This fall’s Sage Intacct Advantage conference—and before that its Analyst Summit—showcased many new announcements and developments. Together, they signal significant shifts—not only for Sage Intacct, but for Sage, which acquired Intacct a couple of years ago.
You can find all the product announcement details here, so I’ll focus on what I see as the areas that have the broadest implications for both Sage Intacct and Sage in this post.
Sage Intacct Leaders Take the Lead for Sage Midmarket and Technology Strategy
38-year old Sage’s acquisition of 20-year old Intacct a couple of years ago left many people scratching their heads. Sure, both companies are focused on serving the small and medium business (SMB) accounting and financial markets. And, Intacct’s pure-play software-as-a-service (SaaS) model, rapid growth and high customer sat ratings clearly brought a lot of benefit to Sage.
However, figuring out the benefit of longtime cloud laggard Sage to Intacct was a murkier proposition. Sure, Sage’s international sales and marketing reach might help U.S.-centric Intacct expand internationally, but Sage might also potentially stifle Intacct’s innovation and agility. Sage’s forays into the cloud have been lackluster at best (SageOne) and failed at worst (SageLive). Not to mention the potential for Intacct to get tripped up in Sage’s revolving door of CEOs and executives over the past 10 years.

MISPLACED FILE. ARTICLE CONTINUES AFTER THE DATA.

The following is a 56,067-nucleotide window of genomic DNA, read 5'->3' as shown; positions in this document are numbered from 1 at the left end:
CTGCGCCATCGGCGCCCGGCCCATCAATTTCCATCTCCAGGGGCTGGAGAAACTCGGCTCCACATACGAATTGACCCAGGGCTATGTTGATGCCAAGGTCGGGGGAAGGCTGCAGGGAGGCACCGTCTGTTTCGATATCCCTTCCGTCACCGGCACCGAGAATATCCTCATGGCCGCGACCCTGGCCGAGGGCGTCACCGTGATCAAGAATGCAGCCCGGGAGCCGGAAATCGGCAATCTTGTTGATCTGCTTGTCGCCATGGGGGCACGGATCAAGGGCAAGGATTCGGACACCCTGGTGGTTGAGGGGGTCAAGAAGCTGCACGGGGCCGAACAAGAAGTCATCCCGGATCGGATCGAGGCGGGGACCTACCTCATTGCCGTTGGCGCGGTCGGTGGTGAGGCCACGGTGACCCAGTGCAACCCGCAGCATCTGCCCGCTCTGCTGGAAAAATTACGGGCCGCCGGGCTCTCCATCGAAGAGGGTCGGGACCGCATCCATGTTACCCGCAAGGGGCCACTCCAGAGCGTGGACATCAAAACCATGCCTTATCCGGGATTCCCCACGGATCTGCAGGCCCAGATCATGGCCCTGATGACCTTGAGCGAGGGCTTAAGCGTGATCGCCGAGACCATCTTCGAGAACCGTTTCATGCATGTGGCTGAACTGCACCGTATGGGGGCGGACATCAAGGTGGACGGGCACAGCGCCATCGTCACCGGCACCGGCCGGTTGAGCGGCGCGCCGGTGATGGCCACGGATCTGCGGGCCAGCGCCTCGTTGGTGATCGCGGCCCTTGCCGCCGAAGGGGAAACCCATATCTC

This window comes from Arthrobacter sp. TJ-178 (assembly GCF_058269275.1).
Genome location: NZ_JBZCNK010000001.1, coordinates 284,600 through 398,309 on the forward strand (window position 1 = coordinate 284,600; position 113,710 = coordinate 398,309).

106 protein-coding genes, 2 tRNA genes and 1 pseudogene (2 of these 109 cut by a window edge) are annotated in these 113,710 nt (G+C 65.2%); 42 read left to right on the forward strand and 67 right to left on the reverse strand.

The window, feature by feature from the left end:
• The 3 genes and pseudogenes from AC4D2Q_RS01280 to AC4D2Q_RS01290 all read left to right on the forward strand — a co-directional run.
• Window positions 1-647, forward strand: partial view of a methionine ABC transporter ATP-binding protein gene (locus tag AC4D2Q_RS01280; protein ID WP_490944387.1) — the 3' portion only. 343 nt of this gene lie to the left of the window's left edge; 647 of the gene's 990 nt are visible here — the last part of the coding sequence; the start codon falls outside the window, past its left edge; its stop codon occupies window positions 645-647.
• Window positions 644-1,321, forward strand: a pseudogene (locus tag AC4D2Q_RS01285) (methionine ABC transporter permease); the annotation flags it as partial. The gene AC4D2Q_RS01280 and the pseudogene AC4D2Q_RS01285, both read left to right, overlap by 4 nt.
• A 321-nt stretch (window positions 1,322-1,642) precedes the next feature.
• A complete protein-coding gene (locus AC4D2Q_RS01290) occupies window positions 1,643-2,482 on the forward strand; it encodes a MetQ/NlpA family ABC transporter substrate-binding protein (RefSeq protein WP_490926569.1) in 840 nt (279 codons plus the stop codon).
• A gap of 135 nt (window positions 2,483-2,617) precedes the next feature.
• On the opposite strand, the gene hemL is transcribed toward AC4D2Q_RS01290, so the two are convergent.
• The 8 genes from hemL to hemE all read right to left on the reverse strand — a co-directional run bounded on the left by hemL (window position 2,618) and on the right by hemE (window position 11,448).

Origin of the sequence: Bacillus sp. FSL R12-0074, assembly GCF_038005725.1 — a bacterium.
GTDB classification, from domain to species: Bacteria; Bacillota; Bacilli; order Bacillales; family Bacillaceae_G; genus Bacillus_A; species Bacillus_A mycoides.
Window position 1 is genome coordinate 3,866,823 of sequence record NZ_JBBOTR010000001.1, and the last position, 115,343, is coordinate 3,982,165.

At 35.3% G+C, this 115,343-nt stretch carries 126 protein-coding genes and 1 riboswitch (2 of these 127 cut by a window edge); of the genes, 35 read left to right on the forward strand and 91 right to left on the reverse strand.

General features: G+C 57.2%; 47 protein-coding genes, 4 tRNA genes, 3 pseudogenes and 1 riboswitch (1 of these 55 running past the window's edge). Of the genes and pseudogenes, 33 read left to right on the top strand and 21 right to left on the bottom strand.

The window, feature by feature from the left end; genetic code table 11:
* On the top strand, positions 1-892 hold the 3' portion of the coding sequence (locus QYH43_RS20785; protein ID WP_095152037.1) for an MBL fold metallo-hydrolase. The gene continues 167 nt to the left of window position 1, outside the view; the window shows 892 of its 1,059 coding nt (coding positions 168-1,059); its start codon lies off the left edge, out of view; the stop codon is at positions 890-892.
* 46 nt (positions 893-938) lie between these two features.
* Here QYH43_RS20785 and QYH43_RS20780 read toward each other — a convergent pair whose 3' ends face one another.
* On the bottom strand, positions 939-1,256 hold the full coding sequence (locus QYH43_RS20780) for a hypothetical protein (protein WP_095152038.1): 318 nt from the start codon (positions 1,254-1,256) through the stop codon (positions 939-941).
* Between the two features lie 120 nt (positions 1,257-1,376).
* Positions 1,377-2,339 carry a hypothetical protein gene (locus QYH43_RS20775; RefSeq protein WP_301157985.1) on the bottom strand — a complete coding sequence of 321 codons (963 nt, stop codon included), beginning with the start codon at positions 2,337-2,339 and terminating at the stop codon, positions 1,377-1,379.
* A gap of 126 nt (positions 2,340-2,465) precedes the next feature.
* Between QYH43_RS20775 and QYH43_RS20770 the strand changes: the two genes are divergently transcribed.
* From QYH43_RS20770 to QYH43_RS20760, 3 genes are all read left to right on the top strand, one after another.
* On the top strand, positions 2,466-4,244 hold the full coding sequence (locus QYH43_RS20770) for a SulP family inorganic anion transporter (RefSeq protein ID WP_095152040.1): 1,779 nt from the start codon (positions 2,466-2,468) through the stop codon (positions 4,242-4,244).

Fast forward to today and the results are coming into focus.
To Sage’s credit—Sage is plumbing the treasure trove of seasoned-cloud talent resident in Intacct’s executive ranks to help it transform into a modern cloud company. CEO, Steve Hare, was promoted to the role from his position as CFO after Stephen Kelly’s departure. Although Hare’s cloud experience is limited, he’s had the foresight to:
- Appoint Rob Reid, former Intacct CEO, as Chairman Midmarket Solutions Group. In this capacity, Reid is serving as a strategic advisor across Sage’s entire midmarket portfolio. With a formidable track record launching startups to success, Reid’s deep and successful experience in the software-as-a-service industry should help guide the Sage mindset and culture to a cloud-first future.